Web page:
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Buying an Agency? 4 Best Practices to Safeguard Your Investment

Mitigate the risks of buying another insurance agency. These four best practices could help safeguard your investment in a new book of business while maximizing your investment.
Sponsored by West Town Bank & Trust
buying an agency? 4 best practices to safeguard your investment

Learn how to make the most of buying a book of business to grow your insurance agency with these bank-recommended best practices:

1) Create a communication plan to announce the acquisition. The announcement of the business purchase is one of the most crucial aspects in determining the success of an acquisition.

Plan an acquisition announcement that is clear, direct and appropriate for every party involved. Transparency throughout the process can help establish trust in new ownership, mitigate fear surrounding a transition and improve the outlook for everyone involved.

Your communication plan may include the following pieces:

  • Internal announcement, if applicable
  • Email announcements to existing clients
  • Email announcements to new clients
  • Public announcement
  • Client follow up
  • Personal client meetings, if applicable

With a proactive approach, your announcement plan may help you retain even more value in the book of business after the sale. 

2) Understand how the value of the book of business was calculated. An appraiser would look at key factors like earnings, profit margins, retention rates and an industry's economic outlook to determine how much an insurance agency for sale is worth.

Two of the characteristics we recommend looking at to determine the cost of an insurance agency are:

  • Cash flow and expected earnings. Look at the cash flow of recent years to determine what kind of revenue you'd expect this book to bring to your business. Keep in mind that spending behavior in recent years may have been volatile due to pandemic-related disruptions. Yearly statements may contain outlier data that skews, positively or negatively, the revenue statements for the business. You may want to ask the seller for monthly breakdowns of profit and loss statements. Annualize months with less volatility to get a better picture of typical cash flow.
  • Comparable sales in your area. Valuations often account for recent industry performance and expectations using a standard multiple. Compare the price of the agency you're interested in with recent sales in your area, or similar locations. Does the price accurately reflect the current state of the industry?

Even if you work with a third-party appraiser, you should understand the factors used to determine the listing price. Understanding the valuation process gives you greater insight into a company's true value as it pertains to your business goals.

3) Secure financing that keeps cash flows strong. A business acquisition can severely restrict your cash flow if you're not prepared with the right financing options. We advise against deal structures that leave you with crippling or constricting debt. However, you may be able to secure financing that helps you fund the purchase with loan terms that still allow for your business to grow.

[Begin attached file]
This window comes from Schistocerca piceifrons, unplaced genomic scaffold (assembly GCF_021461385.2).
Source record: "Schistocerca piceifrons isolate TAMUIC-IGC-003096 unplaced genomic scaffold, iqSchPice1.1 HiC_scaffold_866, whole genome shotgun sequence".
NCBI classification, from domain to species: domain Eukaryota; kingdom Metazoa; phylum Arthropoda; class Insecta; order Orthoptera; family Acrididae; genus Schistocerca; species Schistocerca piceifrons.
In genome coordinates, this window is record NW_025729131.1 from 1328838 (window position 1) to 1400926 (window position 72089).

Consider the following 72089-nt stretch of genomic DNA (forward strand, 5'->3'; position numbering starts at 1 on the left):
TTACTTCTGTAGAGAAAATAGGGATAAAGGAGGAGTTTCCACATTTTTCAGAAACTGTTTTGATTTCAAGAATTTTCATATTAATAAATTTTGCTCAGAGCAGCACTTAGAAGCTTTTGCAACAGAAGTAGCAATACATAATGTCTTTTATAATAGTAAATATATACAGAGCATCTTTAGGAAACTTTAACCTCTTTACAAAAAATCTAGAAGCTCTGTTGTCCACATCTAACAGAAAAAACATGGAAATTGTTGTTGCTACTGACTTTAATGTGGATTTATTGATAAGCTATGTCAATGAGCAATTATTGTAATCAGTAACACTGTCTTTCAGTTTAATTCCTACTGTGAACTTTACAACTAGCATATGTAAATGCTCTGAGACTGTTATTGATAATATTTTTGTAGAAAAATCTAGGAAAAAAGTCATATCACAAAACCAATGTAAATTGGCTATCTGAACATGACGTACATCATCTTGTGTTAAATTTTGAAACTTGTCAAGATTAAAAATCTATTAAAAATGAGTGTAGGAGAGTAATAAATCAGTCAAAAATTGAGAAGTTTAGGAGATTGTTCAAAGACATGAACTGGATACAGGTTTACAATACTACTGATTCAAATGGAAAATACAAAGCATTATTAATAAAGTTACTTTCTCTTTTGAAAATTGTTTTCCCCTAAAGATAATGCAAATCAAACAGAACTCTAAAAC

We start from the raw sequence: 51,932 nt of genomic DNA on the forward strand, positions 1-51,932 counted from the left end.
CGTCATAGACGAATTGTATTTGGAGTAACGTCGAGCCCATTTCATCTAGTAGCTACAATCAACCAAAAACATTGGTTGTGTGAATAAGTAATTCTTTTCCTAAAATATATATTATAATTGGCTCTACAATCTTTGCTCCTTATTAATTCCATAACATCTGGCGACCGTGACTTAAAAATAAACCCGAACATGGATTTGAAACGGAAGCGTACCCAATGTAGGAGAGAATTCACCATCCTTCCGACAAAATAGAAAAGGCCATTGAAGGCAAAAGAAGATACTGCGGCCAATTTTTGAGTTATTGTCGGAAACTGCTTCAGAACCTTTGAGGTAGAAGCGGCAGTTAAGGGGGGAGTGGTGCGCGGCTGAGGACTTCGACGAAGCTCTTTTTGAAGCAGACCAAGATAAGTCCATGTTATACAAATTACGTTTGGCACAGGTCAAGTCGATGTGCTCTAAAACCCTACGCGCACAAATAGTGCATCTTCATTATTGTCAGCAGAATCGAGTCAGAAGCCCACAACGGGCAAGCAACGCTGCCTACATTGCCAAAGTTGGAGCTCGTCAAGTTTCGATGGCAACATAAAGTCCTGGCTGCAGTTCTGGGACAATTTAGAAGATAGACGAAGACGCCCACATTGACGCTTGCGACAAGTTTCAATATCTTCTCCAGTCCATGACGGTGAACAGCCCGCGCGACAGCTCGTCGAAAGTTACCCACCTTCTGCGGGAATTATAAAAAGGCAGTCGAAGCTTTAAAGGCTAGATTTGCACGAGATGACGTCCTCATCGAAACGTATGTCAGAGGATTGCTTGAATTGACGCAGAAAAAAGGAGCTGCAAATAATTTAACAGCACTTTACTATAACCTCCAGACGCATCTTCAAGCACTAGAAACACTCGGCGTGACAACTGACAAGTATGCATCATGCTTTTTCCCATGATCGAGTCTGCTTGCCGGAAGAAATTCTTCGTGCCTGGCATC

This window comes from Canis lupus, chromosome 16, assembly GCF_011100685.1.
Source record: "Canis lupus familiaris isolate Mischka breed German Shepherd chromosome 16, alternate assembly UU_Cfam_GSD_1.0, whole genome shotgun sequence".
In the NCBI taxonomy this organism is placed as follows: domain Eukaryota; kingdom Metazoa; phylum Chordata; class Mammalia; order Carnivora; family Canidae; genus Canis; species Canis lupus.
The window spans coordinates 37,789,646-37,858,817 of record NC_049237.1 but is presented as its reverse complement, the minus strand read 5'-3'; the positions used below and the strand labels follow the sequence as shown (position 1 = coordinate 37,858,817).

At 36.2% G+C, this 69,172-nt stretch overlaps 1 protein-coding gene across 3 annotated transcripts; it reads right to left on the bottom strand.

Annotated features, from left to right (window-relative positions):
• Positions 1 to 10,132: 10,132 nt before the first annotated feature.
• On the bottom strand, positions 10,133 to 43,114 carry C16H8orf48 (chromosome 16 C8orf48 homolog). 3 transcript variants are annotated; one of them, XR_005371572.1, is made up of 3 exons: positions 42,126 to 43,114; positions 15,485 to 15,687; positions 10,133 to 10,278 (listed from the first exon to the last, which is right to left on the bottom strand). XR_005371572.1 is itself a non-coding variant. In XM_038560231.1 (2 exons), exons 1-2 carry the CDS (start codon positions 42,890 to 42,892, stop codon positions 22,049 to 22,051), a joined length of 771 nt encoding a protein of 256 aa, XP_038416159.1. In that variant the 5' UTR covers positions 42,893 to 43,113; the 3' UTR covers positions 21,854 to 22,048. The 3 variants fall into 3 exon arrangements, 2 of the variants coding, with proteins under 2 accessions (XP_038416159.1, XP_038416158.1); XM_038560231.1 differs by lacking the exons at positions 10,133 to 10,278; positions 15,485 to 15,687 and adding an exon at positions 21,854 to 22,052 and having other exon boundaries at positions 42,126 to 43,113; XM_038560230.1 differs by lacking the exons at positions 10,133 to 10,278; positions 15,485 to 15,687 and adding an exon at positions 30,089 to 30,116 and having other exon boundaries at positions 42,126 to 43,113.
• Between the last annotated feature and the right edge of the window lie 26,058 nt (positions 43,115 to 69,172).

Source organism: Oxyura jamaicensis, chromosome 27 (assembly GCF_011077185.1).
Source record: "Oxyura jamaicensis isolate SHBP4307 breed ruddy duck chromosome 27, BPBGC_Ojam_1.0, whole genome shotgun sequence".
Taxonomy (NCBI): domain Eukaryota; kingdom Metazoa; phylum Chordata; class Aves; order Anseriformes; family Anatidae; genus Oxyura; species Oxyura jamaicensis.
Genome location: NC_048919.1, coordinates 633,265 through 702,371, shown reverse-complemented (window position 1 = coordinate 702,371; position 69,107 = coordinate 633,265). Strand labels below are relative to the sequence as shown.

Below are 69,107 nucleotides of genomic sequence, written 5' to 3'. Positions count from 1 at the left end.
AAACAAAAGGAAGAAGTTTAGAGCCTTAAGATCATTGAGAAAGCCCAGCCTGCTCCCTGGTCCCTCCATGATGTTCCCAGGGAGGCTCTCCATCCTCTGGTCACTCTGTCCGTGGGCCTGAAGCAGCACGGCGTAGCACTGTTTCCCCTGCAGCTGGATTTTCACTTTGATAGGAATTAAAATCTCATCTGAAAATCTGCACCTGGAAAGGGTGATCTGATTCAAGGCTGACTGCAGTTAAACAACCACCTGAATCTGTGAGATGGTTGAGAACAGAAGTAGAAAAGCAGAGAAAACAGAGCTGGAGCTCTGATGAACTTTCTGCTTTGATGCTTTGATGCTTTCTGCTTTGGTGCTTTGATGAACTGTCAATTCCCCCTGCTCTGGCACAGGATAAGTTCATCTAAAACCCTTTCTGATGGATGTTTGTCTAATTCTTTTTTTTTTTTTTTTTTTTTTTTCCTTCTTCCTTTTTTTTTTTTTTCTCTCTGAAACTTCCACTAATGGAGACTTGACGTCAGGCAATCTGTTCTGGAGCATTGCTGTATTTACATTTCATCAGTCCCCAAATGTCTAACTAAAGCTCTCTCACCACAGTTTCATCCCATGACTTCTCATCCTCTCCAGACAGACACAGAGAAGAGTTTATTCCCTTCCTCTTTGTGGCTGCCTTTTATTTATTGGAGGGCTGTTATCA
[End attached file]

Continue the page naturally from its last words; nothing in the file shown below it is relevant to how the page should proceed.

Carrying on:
We often recommend Small Business Administration (SBA) loans for insurance agency acquisitions because of:

  • Extended repayment terms. This results in lower monthly payments, so there's more cash to reinvest in the business each month while you pay off the debt.
  • Competitive interest rates. With interest rates in flux, the cost of borrowing runs the risk of being even more expensive. We often recommend SBA loans to eligible borrowers because the interest is based on the Wall Street Journal prime rate, keeping payments realistic based on current economic conditions.
  • Flexible collateral requirements. Buying a book of business is not a purchase that includes large amounts of physical collateral. The value is mostly intangible. This can be a barrier to securing a conventional business loan since banks typically require these loans to be fully collateralized. With SBA loans, you could still be eligible to borrow large amounts—up to $5 million—even if your business model operates without many assets.

These qualities make SBA loans highly sought after for entrepreneurs that need to finance a business acquisition while improving cash flows. Buying a book of business that you could finance with a business-friendly loan like this one can help you maximize the opportunities in the initial investment.

4) Work with the seller throughout the insurance agency transition. An involved seller is one who can advocate on your behalf to their clients. It may increase the purchase price of the book of business, but seller involvement could be well worth the money spent if it means better client retention rates and an improved outlook on your management.

An involved seller will help walk clients through their transition to your leadership. They'll get the news from a trusted partner to whom they feel loyalty. The seller increases the value of their book of business by improving retention rates. And you, the buyer, maximize the potential return on your investment.

Buying an insurance agency can be a great way to grow your agency quickly and efficiently if you're making the most of the investment. These best practices should prepare you to buy a book that's worth the return on investment.

With a 100-year+ community banking history, West Town Bank & Trust works with entrepreneurs across the U.S. to grow their businesses with proven financial solutions.

Buying an Agency? 4 Best Practices to Safeguard Your Investment  

Monday, December 5, 2022
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